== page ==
It is true, halfway through the season, that Madrid trail Barcelona in the league again. But, while this may proven wrong, a feeling rooted in something other than reason, it feels different now. They only trail on goal difference (two goals), for a start. Madrid were the better team in the 0-0 clásico back in December, too. Take their respective trajectories and it feels like they are heading in opposite directions. Madrid, getting better. Barcelona, who knows? Madrid have flaws -- not enough goals, to begin with, with Cristiano Ronaldo's shadow a long one - but they have variety, a defensive strength they lacked, a seriousness. They have not reached this stage of the season having conceded as few goals as this for 30 years.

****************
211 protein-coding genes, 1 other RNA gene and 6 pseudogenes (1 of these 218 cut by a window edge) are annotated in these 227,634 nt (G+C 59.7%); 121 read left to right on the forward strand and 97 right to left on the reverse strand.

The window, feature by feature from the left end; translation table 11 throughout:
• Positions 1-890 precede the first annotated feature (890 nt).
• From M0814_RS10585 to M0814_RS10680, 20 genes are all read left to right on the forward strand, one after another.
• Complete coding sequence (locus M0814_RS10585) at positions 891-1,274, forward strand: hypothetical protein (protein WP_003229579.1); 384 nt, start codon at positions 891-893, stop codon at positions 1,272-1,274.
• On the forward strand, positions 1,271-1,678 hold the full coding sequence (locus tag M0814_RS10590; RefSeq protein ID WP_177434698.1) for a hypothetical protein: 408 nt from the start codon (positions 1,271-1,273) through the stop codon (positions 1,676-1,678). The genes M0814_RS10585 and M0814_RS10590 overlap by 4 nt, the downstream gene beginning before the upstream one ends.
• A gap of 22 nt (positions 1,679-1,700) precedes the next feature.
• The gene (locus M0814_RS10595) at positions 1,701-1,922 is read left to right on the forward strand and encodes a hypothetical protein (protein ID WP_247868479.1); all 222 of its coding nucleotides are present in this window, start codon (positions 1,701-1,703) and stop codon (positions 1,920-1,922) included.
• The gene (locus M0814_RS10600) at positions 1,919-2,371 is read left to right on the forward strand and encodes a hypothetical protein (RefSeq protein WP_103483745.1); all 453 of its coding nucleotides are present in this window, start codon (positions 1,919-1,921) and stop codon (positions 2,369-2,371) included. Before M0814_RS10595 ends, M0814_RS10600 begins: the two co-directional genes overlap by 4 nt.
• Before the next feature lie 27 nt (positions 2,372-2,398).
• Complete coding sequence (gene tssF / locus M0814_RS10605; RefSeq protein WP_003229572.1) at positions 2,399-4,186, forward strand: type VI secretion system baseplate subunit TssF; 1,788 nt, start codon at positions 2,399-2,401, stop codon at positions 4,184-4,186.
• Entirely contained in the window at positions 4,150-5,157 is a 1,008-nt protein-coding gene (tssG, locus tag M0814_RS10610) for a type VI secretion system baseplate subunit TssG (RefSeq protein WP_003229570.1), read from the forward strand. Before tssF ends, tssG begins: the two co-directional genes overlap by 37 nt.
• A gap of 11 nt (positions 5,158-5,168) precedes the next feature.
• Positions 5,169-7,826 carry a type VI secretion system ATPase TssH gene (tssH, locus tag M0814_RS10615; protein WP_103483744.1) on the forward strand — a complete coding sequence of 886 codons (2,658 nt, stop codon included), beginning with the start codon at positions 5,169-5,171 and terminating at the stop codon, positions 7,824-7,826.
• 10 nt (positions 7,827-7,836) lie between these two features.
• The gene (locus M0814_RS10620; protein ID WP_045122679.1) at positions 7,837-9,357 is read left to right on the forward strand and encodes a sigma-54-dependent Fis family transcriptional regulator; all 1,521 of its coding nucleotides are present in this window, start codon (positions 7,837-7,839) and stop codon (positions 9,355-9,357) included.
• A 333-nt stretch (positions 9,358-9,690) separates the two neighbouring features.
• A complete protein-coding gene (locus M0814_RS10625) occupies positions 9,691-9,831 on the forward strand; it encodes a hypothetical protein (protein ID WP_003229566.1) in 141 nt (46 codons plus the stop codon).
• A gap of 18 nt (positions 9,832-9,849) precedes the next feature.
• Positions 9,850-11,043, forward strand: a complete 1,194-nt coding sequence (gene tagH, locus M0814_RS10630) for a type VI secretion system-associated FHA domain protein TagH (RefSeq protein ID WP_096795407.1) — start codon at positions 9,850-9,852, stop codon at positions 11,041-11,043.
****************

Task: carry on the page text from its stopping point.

Fede Valverde gives them something different in midfield, Ferland Mendy does too in defense: of his 10 starts, seven have ended with clean sheets. Courtois is Courtois again, the invisible man once permeable, now impervious. Raphael Varane defending with pace and confidence. Luka Modric and Toni Kroos, a portrait of past malaise, are back. Hazard has hardly been seen yet due to injuries, but he will be. He boarded the plan on Tuesday, joining a team that is not perfect, especially without Karim Benzema and Gareth Bale, but which is... something.

Maybe this is the start, maybe this is Zidane's team again. You know, the one that wins.